January 21, 2016 12:16:59 am
The government has been sitting on a vaccination for measles-rubella, which can cause congenital defects in babies if contracted by their mothers during pregnancy.
The national advisory body recommended in 2014 that a vaccine for measles-rubella, commonly known as German measles, be introduced in the universal immunisation programme. More than 18 months since, MR does not figure anywhere in the government’s vaccine priority list.
Ironically, the manufacturer, Serum Institute, is ready with a stockpile of 400 million doses and has offered to sell these to the government at one-fifth the price. It is initial estimates that the publicity campaign for the vaccine could end up costing Rs 1,500 crore that, according to sources, is causing the government to drag its feet.
The National Technical Advisory Group on Immunisation had recommended during the end of the UPA regime the inclusion of three new vaccines — for MR, injectible polio and rotavirus. The Ministry of Health had also given a presentation in the PMO on the recommendations in July 2014. Inactivated polio virus (IPV) vaccine was introduced in UIP in November 2015 and phased introduction of the rotavirus vaccine starts in February 2016 in four states — Odisha, Himachal Pradesh, Haryana and Andhra Pradesh. The MR vaccine, however, may not see the light of day before the end of this year or even next year, ministry sources fear.
Every year, approximately 25,000 children with congenital rubella infection are born in India, say estimates available with the ministry. According to a study by the University College of Medical Sciences, Delhi, “1-15% of all infants suspected to have intra-uterine infection were found to have laboratory evidence of CRS (congenital rubella syndrome). About 3-10% of suspected CRS cases are ultimately proven to have confirmed CRS with the aid of laboratory tests. CRS accounts for 10-15% of pediatric cataract. 10-50% of children with congenital anomalies have laboratory evidence of CRS. 10-30% of adolescent females and 12-30% of women in the reproductive age-group are susceptible to rubella infection in India.”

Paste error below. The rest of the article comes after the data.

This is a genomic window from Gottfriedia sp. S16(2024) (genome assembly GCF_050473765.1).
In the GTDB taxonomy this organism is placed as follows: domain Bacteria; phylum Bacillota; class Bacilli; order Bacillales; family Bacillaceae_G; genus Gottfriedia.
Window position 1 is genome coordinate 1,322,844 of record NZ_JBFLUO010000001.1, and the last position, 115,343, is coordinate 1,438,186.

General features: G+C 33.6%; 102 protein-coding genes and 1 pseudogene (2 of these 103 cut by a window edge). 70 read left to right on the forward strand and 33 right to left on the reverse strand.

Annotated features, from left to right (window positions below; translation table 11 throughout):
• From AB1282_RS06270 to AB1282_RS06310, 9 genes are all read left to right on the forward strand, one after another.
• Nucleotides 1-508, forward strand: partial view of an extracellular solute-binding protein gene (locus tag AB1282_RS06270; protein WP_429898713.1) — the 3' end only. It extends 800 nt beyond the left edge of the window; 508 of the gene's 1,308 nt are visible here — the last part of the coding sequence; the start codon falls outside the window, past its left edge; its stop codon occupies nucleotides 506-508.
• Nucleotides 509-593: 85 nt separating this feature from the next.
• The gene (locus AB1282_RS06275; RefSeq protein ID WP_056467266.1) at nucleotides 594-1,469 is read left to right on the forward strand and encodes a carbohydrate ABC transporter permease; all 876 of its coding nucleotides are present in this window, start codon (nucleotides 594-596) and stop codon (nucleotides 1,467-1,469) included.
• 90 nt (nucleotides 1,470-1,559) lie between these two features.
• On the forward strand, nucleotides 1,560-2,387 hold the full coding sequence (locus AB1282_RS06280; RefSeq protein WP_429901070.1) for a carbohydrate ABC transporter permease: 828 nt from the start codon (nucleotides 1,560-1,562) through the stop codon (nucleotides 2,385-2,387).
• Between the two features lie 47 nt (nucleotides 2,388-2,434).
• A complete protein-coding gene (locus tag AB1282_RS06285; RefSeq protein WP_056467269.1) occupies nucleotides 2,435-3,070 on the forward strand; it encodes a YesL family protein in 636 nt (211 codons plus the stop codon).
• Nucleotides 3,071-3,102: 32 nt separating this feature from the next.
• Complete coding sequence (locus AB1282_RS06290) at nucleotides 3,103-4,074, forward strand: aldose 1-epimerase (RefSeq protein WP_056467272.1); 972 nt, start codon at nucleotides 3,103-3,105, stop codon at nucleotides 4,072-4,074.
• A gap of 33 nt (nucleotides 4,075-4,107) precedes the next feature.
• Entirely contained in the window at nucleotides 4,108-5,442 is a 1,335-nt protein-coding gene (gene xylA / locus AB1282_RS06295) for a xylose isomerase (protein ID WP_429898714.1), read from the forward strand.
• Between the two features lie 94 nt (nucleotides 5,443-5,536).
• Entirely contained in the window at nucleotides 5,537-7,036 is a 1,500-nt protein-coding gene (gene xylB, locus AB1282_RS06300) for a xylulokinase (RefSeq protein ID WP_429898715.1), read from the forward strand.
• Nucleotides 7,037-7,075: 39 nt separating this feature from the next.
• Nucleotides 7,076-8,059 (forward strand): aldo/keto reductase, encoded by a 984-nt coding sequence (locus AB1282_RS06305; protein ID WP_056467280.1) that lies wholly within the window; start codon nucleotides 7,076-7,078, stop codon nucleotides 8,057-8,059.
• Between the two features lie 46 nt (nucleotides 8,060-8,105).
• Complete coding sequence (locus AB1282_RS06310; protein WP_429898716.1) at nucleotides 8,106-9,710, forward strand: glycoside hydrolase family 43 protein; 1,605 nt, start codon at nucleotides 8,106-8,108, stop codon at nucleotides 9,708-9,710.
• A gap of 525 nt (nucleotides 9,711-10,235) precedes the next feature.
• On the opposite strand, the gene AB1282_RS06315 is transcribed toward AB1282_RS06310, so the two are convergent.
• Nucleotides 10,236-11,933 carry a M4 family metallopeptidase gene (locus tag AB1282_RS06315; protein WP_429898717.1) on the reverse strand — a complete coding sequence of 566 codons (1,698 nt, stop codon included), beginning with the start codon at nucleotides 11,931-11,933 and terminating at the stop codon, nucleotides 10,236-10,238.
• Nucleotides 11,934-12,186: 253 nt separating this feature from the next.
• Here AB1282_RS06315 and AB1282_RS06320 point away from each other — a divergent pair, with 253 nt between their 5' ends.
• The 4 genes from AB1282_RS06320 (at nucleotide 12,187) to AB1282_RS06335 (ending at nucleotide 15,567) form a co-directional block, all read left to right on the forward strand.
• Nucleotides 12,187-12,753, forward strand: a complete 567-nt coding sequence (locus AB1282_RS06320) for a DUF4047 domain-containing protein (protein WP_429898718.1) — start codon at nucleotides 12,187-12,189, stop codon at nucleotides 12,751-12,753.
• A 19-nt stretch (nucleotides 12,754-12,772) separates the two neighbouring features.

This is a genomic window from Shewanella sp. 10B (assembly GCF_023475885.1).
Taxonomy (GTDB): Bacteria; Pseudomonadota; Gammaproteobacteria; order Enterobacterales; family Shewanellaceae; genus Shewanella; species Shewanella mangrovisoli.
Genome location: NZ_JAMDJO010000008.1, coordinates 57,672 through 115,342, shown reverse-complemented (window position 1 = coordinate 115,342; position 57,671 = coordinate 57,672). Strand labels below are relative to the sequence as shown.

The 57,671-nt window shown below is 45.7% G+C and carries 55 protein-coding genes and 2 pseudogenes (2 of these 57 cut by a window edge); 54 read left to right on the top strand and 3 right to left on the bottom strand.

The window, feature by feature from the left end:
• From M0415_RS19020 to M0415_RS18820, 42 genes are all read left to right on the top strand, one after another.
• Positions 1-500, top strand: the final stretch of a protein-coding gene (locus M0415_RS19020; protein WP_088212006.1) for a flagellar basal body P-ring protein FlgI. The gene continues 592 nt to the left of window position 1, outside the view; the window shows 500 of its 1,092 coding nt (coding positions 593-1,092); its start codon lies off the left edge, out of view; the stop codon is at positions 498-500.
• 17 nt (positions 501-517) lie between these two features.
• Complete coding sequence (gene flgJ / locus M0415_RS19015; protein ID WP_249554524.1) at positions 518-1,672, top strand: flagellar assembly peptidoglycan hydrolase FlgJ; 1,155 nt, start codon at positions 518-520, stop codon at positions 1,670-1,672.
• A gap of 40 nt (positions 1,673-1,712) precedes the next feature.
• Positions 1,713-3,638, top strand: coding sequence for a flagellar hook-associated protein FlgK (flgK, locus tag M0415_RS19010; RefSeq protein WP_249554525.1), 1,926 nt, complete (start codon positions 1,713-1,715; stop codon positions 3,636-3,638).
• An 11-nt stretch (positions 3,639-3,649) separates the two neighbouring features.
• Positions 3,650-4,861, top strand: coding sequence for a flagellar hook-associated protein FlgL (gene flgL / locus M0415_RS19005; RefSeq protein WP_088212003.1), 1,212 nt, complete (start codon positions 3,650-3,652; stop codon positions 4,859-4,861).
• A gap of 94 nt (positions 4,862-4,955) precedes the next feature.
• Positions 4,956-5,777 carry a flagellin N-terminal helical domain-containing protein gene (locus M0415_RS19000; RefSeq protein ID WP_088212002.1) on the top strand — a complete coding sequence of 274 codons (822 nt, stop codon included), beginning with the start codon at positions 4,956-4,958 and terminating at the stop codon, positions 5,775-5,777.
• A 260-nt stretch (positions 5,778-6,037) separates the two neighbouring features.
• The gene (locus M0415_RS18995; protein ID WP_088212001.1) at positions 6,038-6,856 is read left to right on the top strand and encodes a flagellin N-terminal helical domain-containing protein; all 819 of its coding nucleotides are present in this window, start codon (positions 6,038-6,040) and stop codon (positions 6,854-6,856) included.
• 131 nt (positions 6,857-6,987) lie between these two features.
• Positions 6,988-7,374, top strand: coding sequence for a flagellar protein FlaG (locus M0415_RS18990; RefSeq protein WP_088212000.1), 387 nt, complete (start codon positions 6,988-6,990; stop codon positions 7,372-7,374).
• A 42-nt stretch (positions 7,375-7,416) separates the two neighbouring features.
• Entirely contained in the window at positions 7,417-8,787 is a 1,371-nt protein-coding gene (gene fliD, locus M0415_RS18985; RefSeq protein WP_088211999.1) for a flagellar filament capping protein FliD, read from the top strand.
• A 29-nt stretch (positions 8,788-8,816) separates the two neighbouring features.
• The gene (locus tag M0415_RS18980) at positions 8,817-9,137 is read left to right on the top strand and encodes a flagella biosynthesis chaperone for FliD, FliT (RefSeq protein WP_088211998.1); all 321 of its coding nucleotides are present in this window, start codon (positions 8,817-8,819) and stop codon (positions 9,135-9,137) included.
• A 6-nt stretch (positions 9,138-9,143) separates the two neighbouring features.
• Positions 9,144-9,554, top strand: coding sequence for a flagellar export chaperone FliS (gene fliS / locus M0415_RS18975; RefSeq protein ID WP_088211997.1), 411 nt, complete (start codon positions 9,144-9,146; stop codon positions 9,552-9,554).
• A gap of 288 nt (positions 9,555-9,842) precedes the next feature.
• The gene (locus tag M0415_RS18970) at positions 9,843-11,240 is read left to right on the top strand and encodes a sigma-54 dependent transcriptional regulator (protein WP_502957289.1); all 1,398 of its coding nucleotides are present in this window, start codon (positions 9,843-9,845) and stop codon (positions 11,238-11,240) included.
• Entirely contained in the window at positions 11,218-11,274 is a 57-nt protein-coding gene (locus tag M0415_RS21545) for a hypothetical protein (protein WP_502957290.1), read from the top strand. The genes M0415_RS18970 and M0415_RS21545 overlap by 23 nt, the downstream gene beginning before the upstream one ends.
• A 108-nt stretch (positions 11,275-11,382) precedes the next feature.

Symptoms of CRS can include problems with the eyes such as cataracts and deafness, apart from affecting the heart and the brain. German measles was central to the plot of Agatha Christie’s The Mirror Crack’d from Side to Side, a Miss Marple mystery in which one woman murders another responsible for the first woman contracting German measles while pregnant, leading to the death of her child.
Rubella vaccine is available in the private sector as MMR and is a part of the mandatory vaccination schedule of pregnant women. Vaccination for children, however, is optional and is done only if parents can pay for it. “Right now we are concentrating on IPV and rotavirus. MR may not make it before the end of this year or maybe next year,” said a senior official in the Ministry of Health. “It needs a consolidated campaign to cover 45 crore-plus children aged between nine months and 15 years and the publicity alone is likely to cost Rs 1,500 crore. We need to embark on it when we are ready for it and not in a piecemeal manner,”
As and when the government decides to buy the vaccine, Serum Institute of India, which is currently the world’s largest vaccine manufacturer by volume, has decided to sell it at a reduced cost of Rs 25 per dose.
Replying to an e-mail questionnaire from The Indian Express, CEO A C Poonawalla said: “Although the price is Rs 125 per dose in the market, for our government Serum Institute has decided to give it at Rs 25 per dose, which is five times less than the prevailing market rate, as a philanthropic gesture to Government of India. Serum Institute already has a capacity of 400 million doses. This will only be 20 per cent of our capacity and we already have the product lying in our basic inventory for the entire requirement of India.”
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